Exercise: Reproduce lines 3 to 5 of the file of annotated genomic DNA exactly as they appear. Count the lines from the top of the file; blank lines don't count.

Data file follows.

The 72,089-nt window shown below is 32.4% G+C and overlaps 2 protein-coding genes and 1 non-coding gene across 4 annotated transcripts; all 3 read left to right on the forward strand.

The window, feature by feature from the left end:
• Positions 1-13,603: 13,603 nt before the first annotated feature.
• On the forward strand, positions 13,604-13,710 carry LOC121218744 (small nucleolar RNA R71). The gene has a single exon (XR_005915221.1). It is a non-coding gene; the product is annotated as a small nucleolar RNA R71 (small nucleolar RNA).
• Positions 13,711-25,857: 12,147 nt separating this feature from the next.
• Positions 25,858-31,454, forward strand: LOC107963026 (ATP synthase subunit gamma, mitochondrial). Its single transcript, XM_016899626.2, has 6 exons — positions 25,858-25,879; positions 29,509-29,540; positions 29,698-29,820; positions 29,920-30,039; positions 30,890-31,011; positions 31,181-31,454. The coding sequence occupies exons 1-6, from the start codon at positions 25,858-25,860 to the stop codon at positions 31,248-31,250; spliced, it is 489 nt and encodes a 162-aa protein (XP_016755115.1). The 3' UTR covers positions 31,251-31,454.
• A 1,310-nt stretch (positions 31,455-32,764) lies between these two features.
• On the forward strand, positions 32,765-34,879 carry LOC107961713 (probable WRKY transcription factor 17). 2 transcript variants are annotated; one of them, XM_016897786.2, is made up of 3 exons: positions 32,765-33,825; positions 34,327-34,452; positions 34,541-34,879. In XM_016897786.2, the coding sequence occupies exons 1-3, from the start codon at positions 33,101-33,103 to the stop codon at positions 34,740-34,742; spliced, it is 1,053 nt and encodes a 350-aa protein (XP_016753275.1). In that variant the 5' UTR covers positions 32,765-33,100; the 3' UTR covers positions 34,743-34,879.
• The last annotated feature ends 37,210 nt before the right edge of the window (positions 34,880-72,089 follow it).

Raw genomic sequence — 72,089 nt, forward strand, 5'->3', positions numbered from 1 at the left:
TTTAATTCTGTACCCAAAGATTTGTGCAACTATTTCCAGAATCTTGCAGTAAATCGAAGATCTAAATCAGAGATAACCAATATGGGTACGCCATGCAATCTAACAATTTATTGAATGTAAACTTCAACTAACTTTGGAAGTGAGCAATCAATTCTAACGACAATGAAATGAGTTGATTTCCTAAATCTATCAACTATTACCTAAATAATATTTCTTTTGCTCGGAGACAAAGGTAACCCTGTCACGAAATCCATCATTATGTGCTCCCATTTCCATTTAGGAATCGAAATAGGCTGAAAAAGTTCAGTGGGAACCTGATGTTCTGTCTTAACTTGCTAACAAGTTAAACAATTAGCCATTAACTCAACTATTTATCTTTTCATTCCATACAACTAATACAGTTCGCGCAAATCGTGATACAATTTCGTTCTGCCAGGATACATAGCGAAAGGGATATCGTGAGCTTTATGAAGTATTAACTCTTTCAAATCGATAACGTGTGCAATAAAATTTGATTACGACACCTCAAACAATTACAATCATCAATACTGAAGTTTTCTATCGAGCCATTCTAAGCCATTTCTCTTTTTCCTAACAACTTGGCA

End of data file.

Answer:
• Positions 1-13,603: 13,603 nt before the first annotated feature.
• On the forward strand, positions 13,604-13,710 carry LOC121218744 (small nucleolar RNA R71). The gene has a single exon (XR_005915221.1). It is a non-coding gene; the product is annotated as a small nucleolar RNA R71 (small nucleolar RNA).
• Positions 13,711-25,857: 12,147 nt separating this feature from the next.